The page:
Cross-Contamination RX: Ask your server if the gluten-free bun, roll, toast, etc. is toasted in the same toaster as the gluten-containing one. If so, politely request that yours be heated in a pan on the grill. Tip well! If that request is unable to be met, go with the old stand-by; bun-free or on a piece of lettuce or cabbage.
The Double Dip
In one evening, a chef can have dozens of different pots and pans going at once – pasta here and the alfredo sauce there, the BBQ chicken here, and rice over there – which increases the liklihood of the “double dip.” An Italian restaurant that offers gluten-free pasta? Excellent, until the new kid on the job uses the same spoon to stir the boiling pot of gluten-free pasta that he just took out of the pot with wheat-based lasagna noodles. Oops – contaminated!
Cross-Contamination RX: Compliment your server for the fact that a traditionally wheat-laden restaurant would think to offer gluten-free pasta. It’s a step in the right direction! Then inquire whether or not they’ve designated certain utensils like spoons and pots and pans as gluten-free only? No? Then a salad with poached fish might be the better choice.
In a rush, a cook accidentally throws two pieces of gluten-containing toast on top of your omelet and the server whisks it out to you. Is it okay to just take the toast off the eggs and eat away? Unfortunately not. Same goes with croutons or the accidentally breaded shrimp that came out on your salad. To be safe, you need to consider the entire dish contaminated. This is especially important to those with highly sensitive CD.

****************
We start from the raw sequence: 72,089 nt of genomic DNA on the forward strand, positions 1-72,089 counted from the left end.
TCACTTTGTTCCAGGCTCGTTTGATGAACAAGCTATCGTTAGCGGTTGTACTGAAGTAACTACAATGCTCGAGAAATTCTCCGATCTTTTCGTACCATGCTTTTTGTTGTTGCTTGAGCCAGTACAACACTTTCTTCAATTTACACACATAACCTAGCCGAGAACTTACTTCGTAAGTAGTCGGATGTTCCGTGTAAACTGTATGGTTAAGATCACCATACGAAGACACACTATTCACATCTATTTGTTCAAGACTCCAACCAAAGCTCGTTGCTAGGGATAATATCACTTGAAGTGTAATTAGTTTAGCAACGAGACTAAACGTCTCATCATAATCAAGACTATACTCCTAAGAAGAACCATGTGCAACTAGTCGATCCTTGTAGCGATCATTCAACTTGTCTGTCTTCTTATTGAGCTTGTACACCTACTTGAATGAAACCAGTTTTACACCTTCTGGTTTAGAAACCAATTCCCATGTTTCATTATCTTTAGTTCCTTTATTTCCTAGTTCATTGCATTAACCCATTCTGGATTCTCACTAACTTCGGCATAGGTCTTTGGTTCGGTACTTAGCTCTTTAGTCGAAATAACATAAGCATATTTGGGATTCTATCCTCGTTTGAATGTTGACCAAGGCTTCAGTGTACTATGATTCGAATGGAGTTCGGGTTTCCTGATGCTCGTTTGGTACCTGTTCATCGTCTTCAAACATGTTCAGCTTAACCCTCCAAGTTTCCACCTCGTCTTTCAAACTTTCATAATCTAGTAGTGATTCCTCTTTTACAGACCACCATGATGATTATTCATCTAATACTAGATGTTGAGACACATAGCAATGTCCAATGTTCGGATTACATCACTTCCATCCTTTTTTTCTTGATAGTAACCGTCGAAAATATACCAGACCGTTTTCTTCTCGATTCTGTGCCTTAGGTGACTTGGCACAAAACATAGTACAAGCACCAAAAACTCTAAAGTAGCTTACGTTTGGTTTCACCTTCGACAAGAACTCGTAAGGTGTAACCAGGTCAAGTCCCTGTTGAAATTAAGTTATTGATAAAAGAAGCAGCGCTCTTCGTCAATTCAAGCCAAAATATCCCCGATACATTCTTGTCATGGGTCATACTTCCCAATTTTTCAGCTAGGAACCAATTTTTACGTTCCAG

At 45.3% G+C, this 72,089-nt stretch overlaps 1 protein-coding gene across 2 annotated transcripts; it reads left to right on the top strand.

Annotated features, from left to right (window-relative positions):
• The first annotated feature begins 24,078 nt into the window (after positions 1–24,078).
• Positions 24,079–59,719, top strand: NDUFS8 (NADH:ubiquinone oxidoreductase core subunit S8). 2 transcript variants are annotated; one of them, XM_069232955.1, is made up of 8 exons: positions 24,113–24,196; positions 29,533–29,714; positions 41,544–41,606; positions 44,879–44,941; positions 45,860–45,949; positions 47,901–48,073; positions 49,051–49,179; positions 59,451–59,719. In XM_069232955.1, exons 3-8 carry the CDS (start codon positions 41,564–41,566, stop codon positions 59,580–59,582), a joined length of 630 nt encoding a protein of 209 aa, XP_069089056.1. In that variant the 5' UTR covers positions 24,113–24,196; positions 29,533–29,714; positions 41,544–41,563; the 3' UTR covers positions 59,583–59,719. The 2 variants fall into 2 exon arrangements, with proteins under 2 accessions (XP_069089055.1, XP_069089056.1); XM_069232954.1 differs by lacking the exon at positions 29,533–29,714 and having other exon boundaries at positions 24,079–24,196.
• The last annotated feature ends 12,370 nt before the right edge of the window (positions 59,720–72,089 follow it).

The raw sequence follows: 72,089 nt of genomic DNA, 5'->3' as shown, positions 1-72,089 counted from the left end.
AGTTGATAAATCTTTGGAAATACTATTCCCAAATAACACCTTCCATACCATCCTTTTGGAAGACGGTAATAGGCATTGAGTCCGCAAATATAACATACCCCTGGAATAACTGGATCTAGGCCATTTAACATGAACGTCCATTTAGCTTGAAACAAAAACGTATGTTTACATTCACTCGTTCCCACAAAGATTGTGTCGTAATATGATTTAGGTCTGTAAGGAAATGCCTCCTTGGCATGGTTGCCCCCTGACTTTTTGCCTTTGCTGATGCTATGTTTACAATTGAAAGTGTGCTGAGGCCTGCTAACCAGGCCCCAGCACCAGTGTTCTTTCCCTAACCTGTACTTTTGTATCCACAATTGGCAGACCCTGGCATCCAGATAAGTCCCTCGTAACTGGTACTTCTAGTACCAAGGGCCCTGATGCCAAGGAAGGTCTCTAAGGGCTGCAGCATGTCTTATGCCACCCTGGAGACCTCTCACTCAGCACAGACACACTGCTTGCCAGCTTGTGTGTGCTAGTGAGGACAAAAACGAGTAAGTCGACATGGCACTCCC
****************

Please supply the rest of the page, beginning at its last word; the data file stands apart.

Cross-contamination RX: Very politely explain to the server that you need to have the meal re-made so that no food item touches anything that contains gluten. Let them know that if you eat anything with gluten or has been in contact with gluten you will get very sick.
At the iconic pizzeria, the skilled crust maker tosses the doughy mass into the air for it to swirl into extension, then catches it on the way down. Fun to watch, not so fun when the flour flies through the air and lands on your steamed vegetables. Bakeries, pizza joints, Italian bistros or any other type of restaurant that use gluten-based flours as a main ingredient have a high potential for cross-contamination. While many offer gluten-free pizzas, breads, cookies and so fourth, if they come into contact with that flour from the spinning crust, then the party is over.
Cross-Contamination RX: This is a good opportunity to explain to your server that you are highly sensitive to gluten and even a slight contamination will make you sick. Ask if they pre-make gluten-free items and store them away from gluten-containing ones. Maybe it is a 100% gluten-free bakery in which case you can feel a little safer. You can also ask the server to request that your dish is prepared out of the way of flying flours. However even with these precautions, you can’t be completely certain that your food is safe.
So yes, we know that eating out and remaining free from potential cross-contamination can be challenging, stressful, and at times overwhelming. But please refer to the above tips and suggestions. When in doubt, opt on the safe side by eating at home or carrying a safe snack/dressing with you. If there is a place that you frequent often, it might also be worth filling out a comment card or trying to reach the owner during off hours to let them know how much you love their restaurant, how often you’d like to eat there, and any concerns you might have.
Of course, you could always start your own 100% gluten-free restaurant and watch the crowds come in!